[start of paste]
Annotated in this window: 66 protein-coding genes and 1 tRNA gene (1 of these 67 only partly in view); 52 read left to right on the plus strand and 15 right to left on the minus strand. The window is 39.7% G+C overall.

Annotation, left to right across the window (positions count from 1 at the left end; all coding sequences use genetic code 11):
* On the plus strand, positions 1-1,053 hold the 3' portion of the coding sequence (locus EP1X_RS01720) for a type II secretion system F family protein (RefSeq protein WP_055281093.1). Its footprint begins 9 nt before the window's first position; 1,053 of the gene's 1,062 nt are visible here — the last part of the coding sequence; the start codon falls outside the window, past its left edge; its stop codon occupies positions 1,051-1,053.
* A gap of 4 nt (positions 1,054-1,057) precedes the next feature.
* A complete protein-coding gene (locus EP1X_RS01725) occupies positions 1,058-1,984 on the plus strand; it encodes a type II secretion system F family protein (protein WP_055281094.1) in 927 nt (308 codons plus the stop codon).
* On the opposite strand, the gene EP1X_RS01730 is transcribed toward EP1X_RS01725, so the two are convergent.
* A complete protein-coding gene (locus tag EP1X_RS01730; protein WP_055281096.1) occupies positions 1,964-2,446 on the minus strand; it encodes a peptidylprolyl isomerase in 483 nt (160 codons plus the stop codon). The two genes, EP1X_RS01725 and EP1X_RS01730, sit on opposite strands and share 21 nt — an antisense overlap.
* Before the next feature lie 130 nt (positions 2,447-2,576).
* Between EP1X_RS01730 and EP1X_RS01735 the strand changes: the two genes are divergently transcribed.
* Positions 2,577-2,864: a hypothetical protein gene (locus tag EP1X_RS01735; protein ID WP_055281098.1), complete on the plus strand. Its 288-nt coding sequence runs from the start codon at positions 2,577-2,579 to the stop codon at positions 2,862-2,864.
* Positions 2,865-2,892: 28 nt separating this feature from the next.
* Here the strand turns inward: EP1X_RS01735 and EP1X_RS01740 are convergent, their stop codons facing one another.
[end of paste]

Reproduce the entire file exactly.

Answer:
Annotated in this window: 66 protein-coding genes and 1 tRNA gene (1 of these 67 only partly in view); 52 read left to right on the plus strand and 15 right to left on the minus strand. The window is 39.7% G+C overall.

Annotation, left to right across the window (positions count from 1 at the left end; all coding sequences use genetic code 11):
* On the plus strand, positions 1-1,053 hold the 3' portion of the coding sequence (locus EP1X_RS01720) for a type II secretion system F family protein (RefSeq protein WP_055281093.1). Its footprint begins 9 nt before the window's first position; 1,053 of the gene's 1,062 nt are visible here — the last part of the coding sequence; the start codon falls outside the window, past its left edge; its stop codon occupies positions 1,051-1,053.
* A gap of 4 nt (positions 1,054-1,057) precedes the next feature.
* A complete protein-coding gene (locus EP1X_RS01725) occupies positions 1,058-1,984 on the plus strand; it encodes a type II secretion system F family protein (protein WP_055281094.1) in 927 nt (308 codons plus the stop codon).
* On the opposite strand, the gene EP1X_RS01730 is transcribed toward EP1X_RS01725, so the two are convergent.
* A complete protein-coding gene (locus tag EP1X_RS01730; protein WP_055281096.1) occupies positions 1,964-2,446 on the minus strand; it encodes a peptidylprolyl isomerase in 483 nt (160 codons plus the stop codon). The two genes, EP1X_RS01725 and EP1X_RS01730, sit on opposite strands and share 21 nt — an antisense overlap.
* Before the next feature lie 130 nt (positions 2,447-2,576).
* Between EP1X_RS01730 and EP1X_RS01735 the strand changes: the two genes are divergently transcribed.
* Positions 2,577-2,864: a hypothetical protein gene (locus tag EP1X_RS01735; protein ID WP_055281098.1), complete on the plus strand. Its 288-nt coding sequence runs from the start codon at positions 2,577-2,579 to the stop codon at positions 2,862-2,864.
* Positions 2,865-2,892: 28 nt separating this feature from the next.
* Here the strand turns inward: EP1X_RS01735 and EP1X_RS01740 are convergent, their stop codons facing one another.